Or that you are not really very good at what you do?
You may be affected by Imposter Syndrome!
While you may be successful by many measures, no matter how much you accomplish, you feel like a fraud. People with impostor syndrome see all the signs of their success–-the large bank balance, the public praise, the demand for their work–-yet feel like they just got lucky, getting there not through hard work, merit, and talent, but by chance. They live in constant fear that someone will realize that they don’t really deserve to hold the position they do.
Thoughts such as, “Was I really good enough? What if I just managed to trick people into thinking I’m the right person for the job?” They are plagued by such thoughts as, “I thought I
could only manage to keep my ‘mask’ if I worked a hundred times harder than everyone else.”
There is a common idea that women suffer from this syndrome more than men. This may be because women are generally more open to talking about their feelings of inadequacy and lack of confidence than men are. But it’s not actually the case. Men also can be plagued by feelings of inadequacy and constant fear of being found out!
Some who suffer from impostor syndrome are also found to suffer from stress, suggesting that high levels of cortisol can trigger the condition, while others have been found to have lower levels of testosterone, which can affect how confident we feel.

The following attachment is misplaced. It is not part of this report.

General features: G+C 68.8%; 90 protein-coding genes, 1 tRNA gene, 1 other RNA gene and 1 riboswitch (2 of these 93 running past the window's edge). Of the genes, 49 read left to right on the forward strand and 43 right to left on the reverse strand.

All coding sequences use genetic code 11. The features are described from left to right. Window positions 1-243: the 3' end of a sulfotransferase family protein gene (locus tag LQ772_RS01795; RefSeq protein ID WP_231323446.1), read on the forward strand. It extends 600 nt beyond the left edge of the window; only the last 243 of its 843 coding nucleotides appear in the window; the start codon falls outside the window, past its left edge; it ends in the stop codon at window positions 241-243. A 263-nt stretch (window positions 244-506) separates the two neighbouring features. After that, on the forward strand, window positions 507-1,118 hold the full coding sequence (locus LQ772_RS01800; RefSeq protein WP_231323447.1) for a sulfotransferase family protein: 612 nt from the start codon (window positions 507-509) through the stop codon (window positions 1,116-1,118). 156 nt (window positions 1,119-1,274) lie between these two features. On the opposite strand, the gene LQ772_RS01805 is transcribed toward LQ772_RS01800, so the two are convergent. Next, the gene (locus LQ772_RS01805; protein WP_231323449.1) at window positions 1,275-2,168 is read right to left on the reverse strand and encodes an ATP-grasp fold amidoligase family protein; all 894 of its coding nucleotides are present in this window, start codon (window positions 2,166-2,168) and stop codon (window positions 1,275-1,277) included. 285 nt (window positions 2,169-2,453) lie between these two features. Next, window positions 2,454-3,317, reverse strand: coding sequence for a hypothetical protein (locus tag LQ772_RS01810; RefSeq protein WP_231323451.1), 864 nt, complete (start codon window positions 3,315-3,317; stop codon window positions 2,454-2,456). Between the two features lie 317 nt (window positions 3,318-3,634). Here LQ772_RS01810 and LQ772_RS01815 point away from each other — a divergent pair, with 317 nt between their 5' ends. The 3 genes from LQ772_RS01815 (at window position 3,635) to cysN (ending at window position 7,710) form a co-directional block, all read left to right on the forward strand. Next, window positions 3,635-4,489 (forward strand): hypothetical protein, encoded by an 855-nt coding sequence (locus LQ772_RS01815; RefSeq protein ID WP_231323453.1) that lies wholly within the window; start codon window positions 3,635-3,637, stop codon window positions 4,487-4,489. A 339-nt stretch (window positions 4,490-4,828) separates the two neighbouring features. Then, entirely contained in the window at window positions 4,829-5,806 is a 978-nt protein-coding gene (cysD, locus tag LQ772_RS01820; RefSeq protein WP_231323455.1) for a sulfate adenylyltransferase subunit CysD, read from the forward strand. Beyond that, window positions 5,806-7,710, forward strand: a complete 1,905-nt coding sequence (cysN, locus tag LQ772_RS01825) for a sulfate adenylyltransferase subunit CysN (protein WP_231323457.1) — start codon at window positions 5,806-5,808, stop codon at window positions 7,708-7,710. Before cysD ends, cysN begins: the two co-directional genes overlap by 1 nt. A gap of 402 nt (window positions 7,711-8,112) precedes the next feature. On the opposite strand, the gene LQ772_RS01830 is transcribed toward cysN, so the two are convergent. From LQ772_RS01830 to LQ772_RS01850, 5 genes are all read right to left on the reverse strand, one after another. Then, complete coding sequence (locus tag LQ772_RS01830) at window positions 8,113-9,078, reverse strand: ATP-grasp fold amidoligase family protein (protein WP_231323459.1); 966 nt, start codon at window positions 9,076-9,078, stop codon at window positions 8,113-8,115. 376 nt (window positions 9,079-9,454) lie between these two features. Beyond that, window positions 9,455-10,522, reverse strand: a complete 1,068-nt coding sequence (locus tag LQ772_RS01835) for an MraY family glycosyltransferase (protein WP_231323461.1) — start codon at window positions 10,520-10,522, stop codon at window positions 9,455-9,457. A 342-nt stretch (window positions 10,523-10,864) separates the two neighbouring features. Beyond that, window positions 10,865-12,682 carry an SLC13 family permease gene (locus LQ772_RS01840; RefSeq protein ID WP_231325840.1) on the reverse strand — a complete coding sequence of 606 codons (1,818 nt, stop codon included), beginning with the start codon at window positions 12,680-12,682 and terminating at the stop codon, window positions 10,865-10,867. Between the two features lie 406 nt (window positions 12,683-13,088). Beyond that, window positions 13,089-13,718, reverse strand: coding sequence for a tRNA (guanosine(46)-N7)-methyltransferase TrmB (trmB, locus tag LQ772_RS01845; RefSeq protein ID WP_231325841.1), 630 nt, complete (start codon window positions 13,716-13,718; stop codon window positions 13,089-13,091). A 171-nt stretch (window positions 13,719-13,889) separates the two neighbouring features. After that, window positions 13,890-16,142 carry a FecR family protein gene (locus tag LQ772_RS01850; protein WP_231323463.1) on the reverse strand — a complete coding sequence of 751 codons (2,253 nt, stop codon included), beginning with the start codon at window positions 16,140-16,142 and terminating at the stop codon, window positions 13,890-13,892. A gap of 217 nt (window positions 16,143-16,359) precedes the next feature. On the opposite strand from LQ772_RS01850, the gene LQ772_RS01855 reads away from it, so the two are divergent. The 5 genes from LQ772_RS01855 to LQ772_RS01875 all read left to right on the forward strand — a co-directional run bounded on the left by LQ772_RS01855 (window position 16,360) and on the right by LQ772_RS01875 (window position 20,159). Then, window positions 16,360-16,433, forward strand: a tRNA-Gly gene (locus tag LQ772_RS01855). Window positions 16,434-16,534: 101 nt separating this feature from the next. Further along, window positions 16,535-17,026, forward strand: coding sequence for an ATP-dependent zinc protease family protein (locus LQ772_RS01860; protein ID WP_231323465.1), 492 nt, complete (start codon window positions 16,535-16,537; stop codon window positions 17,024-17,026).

The rise of social media, with the ability to compare oneself constantly to colleagues or peers has likely made these feelings of inadequacy more widespread. Impostor syndrome is pervasive and underlies everything. It causes self-doubt which affects decision making, causing people to be fearful of taking risks. I have seen imposter syndrome affect client’s confidence, the self-doubt became so severe that it started to affect their professional aspirations and even their pay because they felt undeserving and afraid to ask for a pay increase.
It can be confusing and I hear reports such as, “Sometimes I feel very bullish and confident about my abilities, but almost all of the time there’s this gnawing self-doubt. I know that must seem like a contradiction, but that’s how I constantly feel”. If you have similar feelings, you may be affected by imposter syndrome. Despite there being no magic pill, you can learn to overcome the negative thought which cause these feelings.
COGNITIVE BEHAVIORAL THERAPY (CBT) CAN TRAIN YOUR BRAIN TO OVERRIDE SELF-DOUBT AND FEELINGS OF INADEQUACY
Neuroscience-based coaching, such as some forms of cognitive behavioral therapy, can help people to understand how neuroplasticity–the brain’s ability to change itself–can overwrite brain pathways with preferred attitudes and behaviors. CBT techniques allow you to unlearn old habits and relearn new, desired ways of being. However, CBT isn’t a quick fix. It takes conscious choice, time, effort and repetition. It’s similar to learning a new language. The repetitive performance of the new behavior rewire neural pathways in the brain to create new attitudes toward your own success and achievements. Which finally, allows you to feel comfortable, free of fear to enjoy your abilities and successes. Though it might seem time consuming and daunting at first, the outcome is well worth it. You will not only reap the rewards in better physical and mental health, but in relationships and in your career.